Do “green-collar” jobs promise a better future for Bay Area youth?

If you have a moment, check out a story by Tribune reporter Barbara Grady about an Oakland-based green business movement. A new program called the Oakland Green Jobs Corps aims to connect youth in the poorest of neighborhoods with apprenticeships and entry-level jobs that start at $10.39 an hour plus health benefits. 


Area solar companies, such as SolarCity (Foster City) and Borrego Solar (Berkeley), say they plan to hire dozens of workers in the next year. Green construction, biodesel and wind-energy companies discussed similar, though more modest, plans.

Do you think the growing number of corporate initiatives to reduce carbon emissions and waste (while, of course, turning a profit) will, in fact, lead to hundreds of new, steady jobs for unskilled or semi-skilled workers? If so, what role do/should schools play in preparing students for the green industry, or at least connecting them to potential jobs?

Katy Murphy

Education reporter for the Oakland Tribune. Contact me at kmurphy@bayareanewsgroup.com.

  • Nextset

    An honest job for entry level people is a fantastic thing. If it doesn’t pan out long term it will lead to something else. We need lot’s more of these efforts!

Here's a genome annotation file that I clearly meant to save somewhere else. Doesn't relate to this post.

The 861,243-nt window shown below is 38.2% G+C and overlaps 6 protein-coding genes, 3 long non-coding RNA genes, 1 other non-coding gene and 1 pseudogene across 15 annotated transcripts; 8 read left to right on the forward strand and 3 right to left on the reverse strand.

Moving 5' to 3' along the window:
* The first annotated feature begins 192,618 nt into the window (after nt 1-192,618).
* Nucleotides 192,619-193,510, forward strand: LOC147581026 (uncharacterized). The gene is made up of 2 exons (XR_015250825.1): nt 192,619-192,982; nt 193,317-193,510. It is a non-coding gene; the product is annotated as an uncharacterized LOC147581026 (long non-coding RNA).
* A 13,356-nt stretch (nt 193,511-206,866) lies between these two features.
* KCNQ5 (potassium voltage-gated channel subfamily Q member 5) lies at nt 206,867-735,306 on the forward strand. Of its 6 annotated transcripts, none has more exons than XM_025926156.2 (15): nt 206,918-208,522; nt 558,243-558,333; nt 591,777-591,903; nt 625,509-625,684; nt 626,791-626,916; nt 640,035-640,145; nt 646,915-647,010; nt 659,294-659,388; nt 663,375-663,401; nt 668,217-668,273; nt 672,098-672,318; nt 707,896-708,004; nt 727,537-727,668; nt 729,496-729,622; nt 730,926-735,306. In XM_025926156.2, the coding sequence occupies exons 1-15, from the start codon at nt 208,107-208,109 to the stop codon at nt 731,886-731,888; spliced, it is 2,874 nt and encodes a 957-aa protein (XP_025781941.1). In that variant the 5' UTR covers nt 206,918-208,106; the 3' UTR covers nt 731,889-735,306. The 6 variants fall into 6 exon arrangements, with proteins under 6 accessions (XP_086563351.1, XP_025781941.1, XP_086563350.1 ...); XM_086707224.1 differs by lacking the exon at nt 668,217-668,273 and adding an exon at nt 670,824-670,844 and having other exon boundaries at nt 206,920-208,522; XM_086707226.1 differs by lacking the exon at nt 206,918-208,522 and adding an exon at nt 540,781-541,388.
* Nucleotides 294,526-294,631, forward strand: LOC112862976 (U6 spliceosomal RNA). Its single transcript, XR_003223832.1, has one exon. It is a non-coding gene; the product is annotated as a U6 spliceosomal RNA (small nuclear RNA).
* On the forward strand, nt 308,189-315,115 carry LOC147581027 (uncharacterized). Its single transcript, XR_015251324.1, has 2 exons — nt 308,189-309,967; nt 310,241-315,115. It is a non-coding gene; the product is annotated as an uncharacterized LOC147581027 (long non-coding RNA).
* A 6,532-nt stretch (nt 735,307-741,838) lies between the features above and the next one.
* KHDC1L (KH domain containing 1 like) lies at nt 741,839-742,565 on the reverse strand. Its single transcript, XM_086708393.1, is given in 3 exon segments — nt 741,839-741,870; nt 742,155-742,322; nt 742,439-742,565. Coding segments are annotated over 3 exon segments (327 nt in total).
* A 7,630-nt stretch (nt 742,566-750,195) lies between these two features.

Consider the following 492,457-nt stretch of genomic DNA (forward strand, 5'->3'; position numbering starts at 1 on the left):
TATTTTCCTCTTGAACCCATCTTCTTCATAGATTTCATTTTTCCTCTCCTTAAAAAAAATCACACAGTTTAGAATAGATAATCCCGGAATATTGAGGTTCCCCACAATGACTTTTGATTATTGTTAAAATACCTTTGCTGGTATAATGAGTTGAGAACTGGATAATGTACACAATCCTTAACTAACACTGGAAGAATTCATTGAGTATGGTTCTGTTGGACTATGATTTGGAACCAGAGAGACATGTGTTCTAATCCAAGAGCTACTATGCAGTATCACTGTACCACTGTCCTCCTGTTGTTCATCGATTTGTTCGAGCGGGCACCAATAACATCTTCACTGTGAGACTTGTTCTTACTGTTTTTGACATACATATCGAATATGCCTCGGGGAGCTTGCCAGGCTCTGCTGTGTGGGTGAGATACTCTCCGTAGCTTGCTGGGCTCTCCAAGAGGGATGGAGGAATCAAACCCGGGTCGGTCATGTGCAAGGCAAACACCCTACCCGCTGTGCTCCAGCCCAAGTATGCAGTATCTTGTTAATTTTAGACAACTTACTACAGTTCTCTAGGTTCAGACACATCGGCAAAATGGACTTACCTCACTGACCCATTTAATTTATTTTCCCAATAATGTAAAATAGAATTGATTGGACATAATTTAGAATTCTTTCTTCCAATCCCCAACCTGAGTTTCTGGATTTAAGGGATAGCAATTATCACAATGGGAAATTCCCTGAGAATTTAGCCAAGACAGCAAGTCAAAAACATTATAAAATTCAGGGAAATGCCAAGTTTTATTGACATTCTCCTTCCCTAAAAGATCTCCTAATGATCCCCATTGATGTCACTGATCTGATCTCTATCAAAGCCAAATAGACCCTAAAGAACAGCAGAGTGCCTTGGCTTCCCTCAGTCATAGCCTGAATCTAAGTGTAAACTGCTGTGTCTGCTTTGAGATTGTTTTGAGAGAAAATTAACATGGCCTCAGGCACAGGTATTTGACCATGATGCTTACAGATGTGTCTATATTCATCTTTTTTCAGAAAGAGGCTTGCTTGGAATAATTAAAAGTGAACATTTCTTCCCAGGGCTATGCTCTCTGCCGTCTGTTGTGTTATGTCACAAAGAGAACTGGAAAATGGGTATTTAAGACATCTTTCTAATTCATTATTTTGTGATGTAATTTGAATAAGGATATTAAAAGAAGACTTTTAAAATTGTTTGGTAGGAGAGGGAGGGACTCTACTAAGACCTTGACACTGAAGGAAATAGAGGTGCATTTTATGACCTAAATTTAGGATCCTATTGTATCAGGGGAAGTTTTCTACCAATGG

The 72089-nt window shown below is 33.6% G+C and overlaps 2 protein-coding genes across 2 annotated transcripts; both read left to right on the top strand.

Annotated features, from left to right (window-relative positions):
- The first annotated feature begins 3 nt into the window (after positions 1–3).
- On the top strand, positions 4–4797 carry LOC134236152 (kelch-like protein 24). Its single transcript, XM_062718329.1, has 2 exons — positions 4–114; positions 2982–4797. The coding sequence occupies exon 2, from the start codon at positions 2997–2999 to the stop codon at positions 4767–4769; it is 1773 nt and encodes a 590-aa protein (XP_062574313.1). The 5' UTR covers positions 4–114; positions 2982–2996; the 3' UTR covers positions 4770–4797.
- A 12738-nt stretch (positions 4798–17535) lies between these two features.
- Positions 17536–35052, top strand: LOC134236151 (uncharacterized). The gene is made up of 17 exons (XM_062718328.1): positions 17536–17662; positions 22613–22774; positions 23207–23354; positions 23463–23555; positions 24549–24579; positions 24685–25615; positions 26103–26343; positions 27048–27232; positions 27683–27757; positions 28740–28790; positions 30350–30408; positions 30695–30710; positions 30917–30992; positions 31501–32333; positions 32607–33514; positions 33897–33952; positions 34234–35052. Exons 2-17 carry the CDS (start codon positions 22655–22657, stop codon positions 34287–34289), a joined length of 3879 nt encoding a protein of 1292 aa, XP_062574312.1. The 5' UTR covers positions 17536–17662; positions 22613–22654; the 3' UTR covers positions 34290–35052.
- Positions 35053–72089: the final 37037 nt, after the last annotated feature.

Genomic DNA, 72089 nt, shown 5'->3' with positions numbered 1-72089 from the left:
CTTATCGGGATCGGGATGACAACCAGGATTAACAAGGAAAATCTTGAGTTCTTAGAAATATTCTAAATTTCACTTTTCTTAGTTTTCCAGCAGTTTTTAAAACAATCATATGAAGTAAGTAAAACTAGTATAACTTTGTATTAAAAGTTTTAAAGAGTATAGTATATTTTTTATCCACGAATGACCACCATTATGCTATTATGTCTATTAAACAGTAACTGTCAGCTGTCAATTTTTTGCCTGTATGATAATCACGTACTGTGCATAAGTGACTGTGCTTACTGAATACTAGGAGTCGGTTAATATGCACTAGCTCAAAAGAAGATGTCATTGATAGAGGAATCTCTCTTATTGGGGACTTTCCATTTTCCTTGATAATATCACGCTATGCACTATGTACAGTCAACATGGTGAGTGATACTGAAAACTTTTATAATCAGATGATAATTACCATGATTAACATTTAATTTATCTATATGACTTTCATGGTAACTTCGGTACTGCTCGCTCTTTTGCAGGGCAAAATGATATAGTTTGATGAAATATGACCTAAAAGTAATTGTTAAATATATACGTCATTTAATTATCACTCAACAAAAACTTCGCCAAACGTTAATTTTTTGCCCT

• Sue

    This sounds great!

    It reminds me of Youth Conservation Corps, YCC. I spent the summer before my senior year of high school working in Yosemite on various environmental/ecological projects, and I benefited so much from doing physical labor, as well as learning what it takes to have, and keep, a real job. Getting my first paychecks felt so good, a huge step towards becoming a grown-up.

    I’d love for my autistic son to have an opportunity like this, although this program’s priority isn’t employment for those with disabilities, so I don’t know if it could happen for him.

    Still, it’s happening for other people who need job skills, and that’s good for everyone in Oakland.